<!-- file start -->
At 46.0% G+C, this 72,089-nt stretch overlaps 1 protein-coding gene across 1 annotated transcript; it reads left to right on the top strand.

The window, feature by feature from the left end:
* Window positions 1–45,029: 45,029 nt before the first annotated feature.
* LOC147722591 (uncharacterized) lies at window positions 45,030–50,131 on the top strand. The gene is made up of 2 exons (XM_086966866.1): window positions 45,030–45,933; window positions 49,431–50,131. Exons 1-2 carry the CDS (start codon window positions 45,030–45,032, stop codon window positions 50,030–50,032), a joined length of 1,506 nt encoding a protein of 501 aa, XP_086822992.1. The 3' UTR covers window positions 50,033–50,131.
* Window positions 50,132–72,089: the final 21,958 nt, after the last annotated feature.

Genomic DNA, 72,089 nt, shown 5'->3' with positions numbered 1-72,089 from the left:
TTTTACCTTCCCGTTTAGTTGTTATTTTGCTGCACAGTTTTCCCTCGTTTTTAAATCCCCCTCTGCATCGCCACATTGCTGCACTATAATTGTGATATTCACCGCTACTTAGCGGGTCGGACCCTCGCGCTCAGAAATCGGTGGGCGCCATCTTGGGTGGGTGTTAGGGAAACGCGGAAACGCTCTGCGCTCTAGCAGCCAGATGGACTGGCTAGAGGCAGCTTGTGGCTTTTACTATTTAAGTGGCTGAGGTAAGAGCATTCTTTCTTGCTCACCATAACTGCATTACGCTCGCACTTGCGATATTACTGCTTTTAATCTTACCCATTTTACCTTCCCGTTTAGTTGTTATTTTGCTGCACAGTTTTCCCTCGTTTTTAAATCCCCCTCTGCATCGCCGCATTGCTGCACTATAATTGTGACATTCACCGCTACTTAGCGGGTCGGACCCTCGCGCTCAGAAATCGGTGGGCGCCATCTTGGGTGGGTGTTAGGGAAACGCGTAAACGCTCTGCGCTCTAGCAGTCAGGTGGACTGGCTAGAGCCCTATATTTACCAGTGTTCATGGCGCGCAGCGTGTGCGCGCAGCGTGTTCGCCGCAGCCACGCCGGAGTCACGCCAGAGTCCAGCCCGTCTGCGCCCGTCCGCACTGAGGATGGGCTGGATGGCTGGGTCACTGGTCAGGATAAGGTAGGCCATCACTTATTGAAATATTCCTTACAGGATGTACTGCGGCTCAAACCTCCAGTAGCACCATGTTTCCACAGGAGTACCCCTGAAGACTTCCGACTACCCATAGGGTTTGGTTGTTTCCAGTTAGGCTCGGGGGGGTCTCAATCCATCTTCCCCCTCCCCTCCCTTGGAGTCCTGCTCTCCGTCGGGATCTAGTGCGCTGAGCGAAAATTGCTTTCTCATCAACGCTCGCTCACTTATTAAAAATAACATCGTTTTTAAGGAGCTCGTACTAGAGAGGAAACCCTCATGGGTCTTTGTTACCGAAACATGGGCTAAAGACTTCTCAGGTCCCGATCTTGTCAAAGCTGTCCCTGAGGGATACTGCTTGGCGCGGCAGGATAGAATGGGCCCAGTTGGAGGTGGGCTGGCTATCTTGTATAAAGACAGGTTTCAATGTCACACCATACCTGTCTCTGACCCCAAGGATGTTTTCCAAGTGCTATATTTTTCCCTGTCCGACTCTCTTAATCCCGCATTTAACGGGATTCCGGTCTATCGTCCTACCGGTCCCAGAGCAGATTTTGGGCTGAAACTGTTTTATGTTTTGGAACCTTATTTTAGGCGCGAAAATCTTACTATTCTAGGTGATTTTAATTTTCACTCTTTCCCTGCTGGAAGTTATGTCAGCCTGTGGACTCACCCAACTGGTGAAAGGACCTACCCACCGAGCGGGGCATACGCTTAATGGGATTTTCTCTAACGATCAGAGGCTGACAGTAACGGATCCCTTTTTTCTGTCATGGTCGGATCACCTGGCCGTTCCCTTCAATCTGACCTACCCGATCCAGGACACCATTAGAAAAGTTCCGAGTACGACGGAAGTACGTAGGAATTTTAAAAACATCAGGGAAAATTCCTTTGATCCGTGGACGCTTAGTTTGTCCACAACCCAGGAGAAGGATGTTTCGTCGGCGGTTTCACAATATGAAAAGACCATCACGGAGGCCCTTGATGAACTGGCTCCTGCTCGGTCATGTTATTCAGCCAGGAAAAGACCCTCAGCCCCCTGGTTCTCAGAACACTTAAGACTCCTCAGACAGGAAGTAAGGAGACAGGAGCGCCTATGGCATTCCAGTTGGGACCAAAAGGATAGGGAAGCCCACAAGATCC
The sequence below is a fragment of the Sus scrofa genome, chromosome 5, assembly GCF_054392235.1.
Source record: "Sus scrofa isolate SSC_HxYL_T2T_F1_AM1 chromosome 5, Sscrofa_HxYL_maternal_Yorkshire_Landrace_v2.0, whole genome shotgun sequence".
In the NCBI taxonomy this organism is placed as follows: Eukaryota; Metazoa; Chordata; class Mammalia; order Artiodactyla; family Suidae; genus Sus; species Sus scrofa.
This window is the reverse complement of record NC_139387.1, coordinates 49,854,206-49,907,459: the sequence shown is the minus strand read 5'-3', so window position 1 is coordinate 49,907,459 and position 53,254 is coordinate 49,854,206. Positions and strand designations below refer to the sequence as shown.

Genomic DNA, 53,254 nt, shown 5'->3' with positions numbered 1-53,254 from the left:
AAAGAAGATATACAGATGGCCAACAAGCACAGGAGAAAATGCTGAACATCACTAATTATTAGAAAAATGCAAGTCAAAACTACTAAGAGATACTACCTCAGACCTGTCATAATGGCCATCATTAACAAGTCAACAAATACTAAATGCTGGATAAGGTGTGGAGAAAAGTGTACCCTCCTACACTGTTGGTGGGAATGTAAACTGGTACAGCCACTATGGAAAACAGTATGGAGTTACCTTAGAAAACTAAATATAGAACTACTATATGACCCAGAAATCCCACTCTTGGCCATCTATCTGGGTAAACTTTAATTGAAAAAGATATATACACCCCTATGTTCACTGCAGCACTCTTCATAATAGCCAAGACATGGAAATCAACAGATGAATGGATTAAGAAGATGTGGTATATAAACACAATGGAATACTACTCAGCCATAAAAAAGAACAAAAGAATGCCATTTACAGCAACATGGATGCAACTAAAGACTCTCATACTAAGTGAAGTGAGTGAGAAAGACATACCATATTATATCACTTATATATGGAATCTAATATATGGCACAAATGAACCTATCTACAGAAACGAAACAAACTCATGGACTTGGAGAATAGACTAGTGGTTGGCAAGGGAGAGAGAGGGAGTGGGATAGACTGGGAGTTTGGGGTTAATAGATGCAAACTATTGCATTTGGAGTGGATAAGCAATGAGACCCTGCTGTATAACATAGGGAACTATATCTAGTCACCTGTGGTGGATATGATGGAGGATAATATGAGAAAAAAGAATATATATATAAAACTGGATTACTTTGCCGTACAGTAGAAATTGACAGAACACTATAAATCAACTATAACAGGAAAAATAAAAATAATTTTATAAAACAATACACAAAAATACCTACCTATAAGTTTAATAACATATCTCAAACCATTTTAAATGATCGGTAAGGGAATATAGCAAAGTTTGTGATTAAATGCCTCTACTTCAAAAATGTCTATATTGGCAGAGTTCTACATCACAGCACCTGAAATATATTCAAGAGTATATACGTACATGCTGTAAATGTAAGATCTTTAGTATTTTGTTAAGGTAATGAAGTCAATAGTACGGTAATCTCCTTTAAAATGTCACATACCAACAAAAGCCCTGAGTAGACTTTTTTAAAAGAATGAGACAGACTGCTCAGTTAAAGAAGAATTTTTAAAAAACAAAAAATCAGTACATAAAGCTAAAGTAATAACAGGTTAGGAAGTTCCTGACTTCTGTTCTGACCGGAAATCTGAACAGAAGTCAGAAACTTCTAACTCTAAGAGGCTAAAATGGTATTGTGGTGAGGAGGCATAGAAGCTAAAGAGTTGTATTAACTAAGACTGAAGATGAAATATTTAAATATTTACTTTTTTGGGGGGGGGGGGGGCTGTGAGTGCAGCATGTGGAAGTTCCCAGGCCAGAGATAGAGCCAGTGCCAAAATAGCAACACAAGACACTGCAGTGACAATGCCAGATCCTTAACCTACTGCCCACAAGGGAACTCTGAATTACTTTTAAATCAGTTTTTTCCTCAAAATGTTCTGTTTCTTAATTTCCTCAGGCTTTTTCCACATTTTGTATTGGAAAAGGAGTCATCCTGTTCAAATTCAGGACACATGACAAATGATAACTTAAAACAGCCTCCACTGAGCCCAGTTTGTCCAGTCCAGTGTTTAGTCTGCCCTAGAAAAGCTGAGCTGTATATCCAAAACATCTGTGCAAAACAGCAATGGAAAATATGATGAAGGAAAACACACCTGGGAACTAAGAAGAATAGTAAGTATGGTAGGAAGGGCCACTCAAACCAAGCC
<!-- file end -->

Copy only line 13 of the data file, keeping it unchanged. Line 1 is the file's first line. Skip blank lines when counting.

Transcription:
AAAGAAGATATACAGATGGCCAACAAGCACAGGAGAAAATGCTGAACATCACTAATTATTAGAAAAATGCAAGTCAAAACTACTAAGAGATACTACCTCAGACCTGTCATAATGGCCATCATTAACAAGTCAACAAATACTAAATGCTGGATAAGGTGTGGAGAAAAGTGTACCCTCCTACACTGTTGGTGGGAATGTAAACTGGTACAGCCACTATGGAAAACAGTATGGAGTTACCTTAGAAAACTAAATATAGAACTACTATATGACCCAGAAATCCCACTCTTGGCCATCTATCTGGGTAAACTTTAATTGAAAAAGATATATACACCCCTATGTTCACTGCAGCACTCTTCATAATAGCCAAGACATGGAAATCAACAGATGAATGGATTAAGAAGATGTGGTATATAAACACAATGGAATACTACTCAGCCATAAAAAAGAACAAAAGAATGCCATTTACAGCAACATGGATGCAACTAAAGACTCTCATACTAAGTGAAGTGAGTGAGAAAGACATACCATATTATATCACTTATATATGGAATCTAATATATGGCACAAATGAACCTATCTACAGAAACGAAACAAACTCATGGACTTGGAGAATAGACTAGTGGTTGGCAAGGGAGAGAGAGGGAGTGGGATAGACTGGGAGTTTGGGGTTAATAGATGCAAACTATTGCATTTGGAGTGGATAAGCAATGAGACCCTGCTGTATAACATAGGGAACTATATCTAGTCACCTGTGGTGGATATGATGGAGGATAATATGAGAAAAAAGAATATATATATAAAACTGGATTACTTTGCCGTACAGTAGAAATTGACAGAACACTATAAATCAACTATAACAGGAAAAATAAAAATAATTTTATAAAACAATACACAAAAATACCTACCTATAAGTTTAATAACATATCTCAAACCATTTTAAATGATCGGTAAGGGAATATAGCAAAGTTTGTGATTAAATGCCTCTACTTCAAAAATGTCTATATTGGCAGAGTTCTACATCACAGCACCTGAAATATATTCAAGAGTATATACGTACATGCTGTAAATGTAAGATCTTTAGTATTTTGTTAAGGTAATGAAGTCAATAGTACGGTAATCTCCTTTAAAATGTCACATACCAACAAAAGCCCTGAGTAGACTTTTTTAAAAGAATGAGACAGACTGCTCAGTTAAAGAAGAATTTTTAAAAAACAAAAAATCAGTACATAAAGCTAAAGTAATAACAGGTTAGGAAGTTCCTGACTTCTGTTCTGACCGGAAATCTGAACAGAAGTCAGAAACTTCTAACTCTAAGAGGCTAAAATGGTATTGTGGTGAGGAGGCATAGAAGCTAAAGAGTTGTATTAACTAAGACTGAAGATGAAATATTTAAATATTTACTTTTTTGGGGGGGGGGGGGGCTGTGAGTGCAGCATGTGGAAGTTCCCAGGCCAGAGATAGAGCCAGTGCCAAAATAGCAACACAAGACACTGCAGTGACAATGCCAGATCCTTAACCTACTGCCCACAAGGGAACTCTGAATTACTTTTAAATCAGTTTTTTCCTCAAAATGTTCTGTTTCTTAATTTCCTCAGGCTTTTTCCACATTTTGTATTGGAAAAGGAGTCATCCTGTTCAAATTCAGGACACATGACAAATGATAACTTAAAACAGCCTCCACTGAGCCCAGTTTGTCCAGTCCAGTGTTTAGTCTGCCCTAGAAAAGCTGAGCTGTATATCCAAAACATCTGTGCAAAACAGCAATGGAAAATATGATGAAGGAAAACACACCTGGGAACTAAGAAGAATAGTAAGTATGGTAGGAAGGGCCACTCAAACCAAGCC